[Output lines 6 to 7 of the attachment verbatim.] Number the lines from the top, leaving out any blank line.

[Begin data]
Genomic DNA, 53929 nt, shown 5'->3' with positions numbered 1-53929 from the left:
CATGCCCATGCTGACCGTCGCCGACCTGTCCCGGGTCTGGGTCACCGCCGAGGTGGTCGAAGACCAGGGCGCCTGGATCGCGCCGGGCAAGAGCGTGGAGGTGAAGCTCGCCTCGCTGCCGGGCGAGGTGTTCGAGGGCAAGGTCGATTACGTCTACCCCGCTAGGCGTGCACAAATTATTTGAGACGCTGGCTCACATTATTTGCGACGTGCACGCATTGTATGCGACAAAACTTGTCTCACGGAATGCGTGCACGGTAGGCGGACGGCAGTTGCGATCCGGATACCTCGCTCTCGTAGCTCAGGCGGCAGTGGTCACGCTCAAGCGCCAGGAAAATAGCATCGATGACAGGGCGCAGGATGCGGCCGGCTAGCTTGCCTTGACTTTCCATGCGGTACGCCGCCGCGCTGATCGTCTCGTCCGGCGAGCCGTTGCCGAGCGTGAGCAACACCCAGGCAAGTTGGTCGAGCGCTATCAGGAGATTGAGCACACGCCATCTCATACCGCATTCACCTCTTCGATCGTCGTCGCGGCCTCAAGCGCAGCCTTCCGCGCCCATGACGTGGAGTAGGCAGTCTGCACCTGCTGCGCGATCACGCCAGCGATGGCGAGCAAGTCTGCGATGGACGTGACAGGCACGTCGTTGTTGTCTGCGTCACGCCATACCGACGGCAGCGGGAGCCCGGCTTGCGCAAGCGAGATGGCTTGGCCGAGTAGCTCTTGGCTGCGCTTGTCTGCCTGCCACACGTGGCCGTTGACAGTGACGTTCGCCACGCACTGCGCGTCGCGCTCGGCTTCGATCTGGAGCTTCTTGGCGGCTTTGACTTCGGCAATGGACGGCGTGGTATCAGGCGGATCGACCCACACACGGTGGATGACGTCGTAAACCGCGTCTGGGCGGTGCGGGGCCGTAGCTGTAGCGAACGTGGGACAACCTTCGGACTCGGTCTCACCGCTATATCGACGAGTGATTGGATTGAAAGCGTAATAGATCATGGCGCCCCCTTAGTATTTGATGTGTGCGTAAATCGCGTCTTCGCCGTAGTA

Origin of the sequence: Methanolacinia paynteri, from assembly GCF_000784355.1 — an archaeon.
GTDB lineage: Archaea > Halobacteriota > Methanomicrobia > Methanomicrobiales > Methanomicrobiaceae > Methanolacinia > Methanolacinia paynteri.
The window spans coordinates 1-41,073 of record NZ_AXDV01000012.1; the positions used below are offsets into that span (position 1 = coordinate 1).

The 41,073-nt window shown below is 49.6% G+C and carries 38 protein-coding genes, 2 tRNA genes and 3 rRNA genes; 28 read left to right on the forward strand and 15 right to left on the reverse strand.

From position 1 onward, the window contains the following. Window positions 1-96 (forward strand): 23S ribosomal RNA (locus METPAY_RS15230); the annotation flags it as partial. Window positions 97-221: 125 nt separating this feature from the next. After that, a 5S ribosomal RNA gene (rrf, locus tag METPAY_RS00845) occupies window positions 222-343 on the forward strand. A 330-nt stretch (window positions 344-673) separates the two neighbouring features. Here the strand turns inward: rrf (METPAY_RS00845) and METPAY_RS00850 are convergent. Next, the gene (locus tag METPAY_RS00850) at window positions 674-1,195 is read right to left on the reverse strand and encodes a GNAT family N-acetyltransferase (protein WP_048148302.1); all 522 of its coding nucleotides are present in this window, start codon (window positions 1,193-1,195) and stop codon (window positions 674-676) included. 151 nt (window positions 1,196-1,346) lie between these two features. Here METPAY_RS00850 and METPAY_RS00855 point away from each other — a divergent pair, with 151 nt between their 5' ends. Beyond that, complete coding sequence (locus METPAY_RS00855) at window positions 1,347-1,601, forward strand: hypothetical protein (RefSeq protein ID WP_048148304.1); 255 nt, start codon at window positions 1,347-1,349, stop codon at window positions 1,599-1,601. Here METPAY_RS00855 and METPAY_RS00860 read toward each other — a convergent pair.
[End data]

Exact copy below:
The 41,073-nt window shown below is 49.6% G+C and carries 38 protein-coding genes, 2 tRNA genes and 3 rRNA genes; 28 read left to right on the forward strand and 15 right to left on the reverse strand.

From position 1 onward, the window contains the following. Window positions 1-96 (forward strand): 23S ribosomal RNA (locus METPAY_RS15230); the annotation flags it as partial. Window positions 97-221: 125 nt separating this feature from the next. After that, a 5S ribosomal RNA gene (rrf, locus tag METPAY_RS00845) occupies window positions 222-343 on the forward strand. A 330-nt stretch (window positions 344-673) separates the two neighbouring features. Here the strand turns inward: rrf (METPAY_RS00845) and METPAY_RS00850 are convergent. Next, the gene (locus tag METPAY_RS00850) at window positions 674-1,195 is read right to left on the reverse strand and encodes a GNAT family N-acetyltransferase (protein WP_048148302.1); all 522 of its coding nucleotides are present in this window, start codon (window positions 1,193-1,195) and stop codon (window positions 674-676) included. 151 nt (window positions 1,196-1,346) lie between these two features. Here METPAY_RS00850 and METPAY_RS00855 point away from each other — a divergent pair, with 151 nt between their 5' ends. Beyond that, complete coding sequence (locus METPAY_RS00855) at window positions 1,347-1,601, forward strand: hypothetical protein (RefSeq protein ID WP_048148304.1); 255 nt, start codon at window positions 1,347-1,349, stop codon at window positions 1,599-1,601. Here METPAY_RS00855 and METPAY_RS00860 read toward each other — a convergent pair.